On a recent trip to Australia I stopped in KL for 3 days to break the trip up a bit. The first thing that struck me was the intense heat. On arriving the airport is nice and clean but busy and you will need a taxi or bus as it is an hour to KL - don't take the first one, check them all out. An average day in KL is well into the 90's with humidity of 70% so be prepared for a hot, sweaty trip. Fortunately the Malaysians are well aware of this and you'll find all the bars, restaurants, hotels and shops have air-con. If you have to walk any distance, keep a bottle of water with you - its really easy to dehydrate in that sort of heat & humidity. KL is a nice city, but as with all major cities it has its dodgy areas and is very busy at times. The main shopping area is centred around 2 places: Chinatown and the crossroads of Jalan Bukit Bintang & Jalan Sultan Ismael (the 2 main streets, where most of the hotels are). Things to see are the Petronas Towers, where you can go up to the skybridge for free, but you have to go in the morning and queue for a ticket - worthwhile doing as the view is superb! The KL tower is worth a look too as you can see a bit further and also look at the Petronas towers from the sky. The park surrounding the Petronas towers in beautiful too. Chinatown is a must, the market sells fakes of everything you ever wanted, which are pretty good quality and you can haggle with the locals - a word of advice fix a price in your head and stick to it - you will get what you want at the price you want. Use taxis to go wherever you want, they are dirt cheap, they don't expect a tip and it saves walking in the heat. Be careful crossing the roads, they are all mad drivers and the traffic can come from all directions, especially mopeds. One tip when looking for somewhere to eat, is look at where the locals eat - its a sign of good, cheap food. There's plenty of seafood too. If you don't like oriental food stick to the traditional Mcd's and Hard Rock Cafe. The only bad points to my visit were my stomach's reaction to the local water (ice in a drink is a no-no) and I had some cash stolen from my hotel room - partly my fault as I didn't put it in the safe, but still annoying. I'm glad I went but I'm not sure I'd go back.
I born in Kuala Lumpur and grow up in that lovingly city. That is my home. I have been staying there for more than 20 years. I see the changes that gone through in the city. From a small city becoming a huge well-known capital of Malaysia. From a no-one-knows place becoming one of the hottest tourist spots in Malaysia. It is really a lively city, no matter days or nights. There are lots of shopping malls located around and in the city center, such as famous K.L.C.C, Mega Mall, Lot 10, Sungai Wang, and so forth. There are lots of great architecture buildings standing in the city, such as Twin Towers (at the moment it is the highest building), K.L. Tower, and so on. There are wide variety of food that you may like to enjoy in Kuala Lumpur, for instances, nasi lemak, roti canai, sea food, and so on and on which is impossible for me to list them out here. Regards night life, you may find a lot of discos, karaokes, pubs and so on around. The only thing I dislike this city is the weather. It is really a summer-all-the-time-with-sometimes-heavy-rain city. As Kuala Lumpur is located in a valley (surrounded by all the mountains and hills) it is very humid indeed. However this might be the main attraction to some of the foreigners. I love Kuala Lumpur, because it is my home.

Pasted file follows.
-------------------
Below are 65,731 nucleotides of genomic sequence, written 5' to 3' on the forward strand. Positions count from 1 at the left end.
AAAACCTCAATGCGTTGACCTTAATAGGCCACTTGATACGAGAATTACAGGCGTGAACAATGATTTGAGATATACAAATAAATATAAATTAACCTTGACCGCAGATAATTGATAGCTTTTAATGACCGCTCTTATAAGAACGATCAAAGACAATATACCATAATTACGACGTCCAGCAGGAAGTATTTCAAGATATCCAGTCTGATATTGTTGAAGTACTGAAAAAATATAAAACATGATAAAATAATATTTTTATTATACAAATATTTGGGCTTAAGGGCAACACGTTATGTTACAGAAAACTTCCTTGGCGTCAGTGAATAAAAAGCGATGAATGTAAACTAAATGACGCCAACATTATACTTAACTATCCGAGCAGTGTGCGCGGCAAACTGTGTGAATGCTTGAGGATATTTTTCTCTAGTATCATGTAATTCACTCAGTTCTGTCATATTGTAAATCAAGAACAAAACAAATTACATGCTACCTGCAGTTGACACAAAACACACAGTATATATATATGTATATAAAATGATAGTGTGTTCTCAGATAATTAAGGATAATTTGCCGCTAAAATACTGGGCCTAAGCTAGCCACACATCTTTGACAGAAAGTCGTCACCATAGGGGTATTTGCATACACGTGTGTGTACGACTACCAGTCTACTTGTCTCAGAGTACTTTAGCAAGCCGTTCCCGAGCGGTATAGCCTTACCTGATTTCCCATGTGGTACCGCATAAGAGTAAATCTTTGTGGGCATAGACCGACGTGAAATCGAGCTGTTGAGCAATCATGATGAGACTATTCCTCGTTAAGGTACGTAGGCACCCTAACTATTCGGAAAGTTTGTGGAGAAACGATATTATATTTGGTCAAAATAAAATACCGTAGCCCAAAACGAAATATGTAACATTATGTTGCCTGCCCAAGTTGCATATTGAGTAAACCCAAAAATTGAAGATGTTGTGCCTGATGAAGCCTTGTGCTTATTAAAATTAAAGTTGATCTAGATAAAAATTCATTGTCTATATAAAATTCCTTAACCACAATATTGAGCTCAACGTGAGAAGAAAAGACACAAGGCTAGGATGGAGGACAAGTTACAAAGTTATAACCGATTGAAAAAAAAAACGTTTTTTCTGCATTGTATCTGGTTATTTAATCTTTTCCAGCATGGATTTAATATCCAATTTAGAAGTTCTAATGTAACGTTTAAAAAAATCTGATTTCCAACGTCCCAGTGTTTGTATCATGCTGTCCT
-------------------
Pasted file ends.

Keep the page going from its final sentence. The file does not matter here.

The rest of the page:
Petaling Street is a popular street among locals as well as foreign tourists. It is famous for its food, lights, fruits, clothing, especially 'Branded Watches'! This is an interesting street that you, as a foreign tourist, must see. It is very near the central coach station and also the LRT (Light Rail Transit). Try to bargain with the stall keepers if you like to buy a 'branded watch', or clothing. You can get a 'branded watch' with a relatively low price. But, don't bargain when you buy food. The price is fixed. Other than shopping, you can also see the life style there. It opens till very very late at night, and open again very early in the morning. Please try the food there, and ready to be surprised by unexpected. Have fun!
Kuala Lumpur is the capital and the largest city of Malaysia.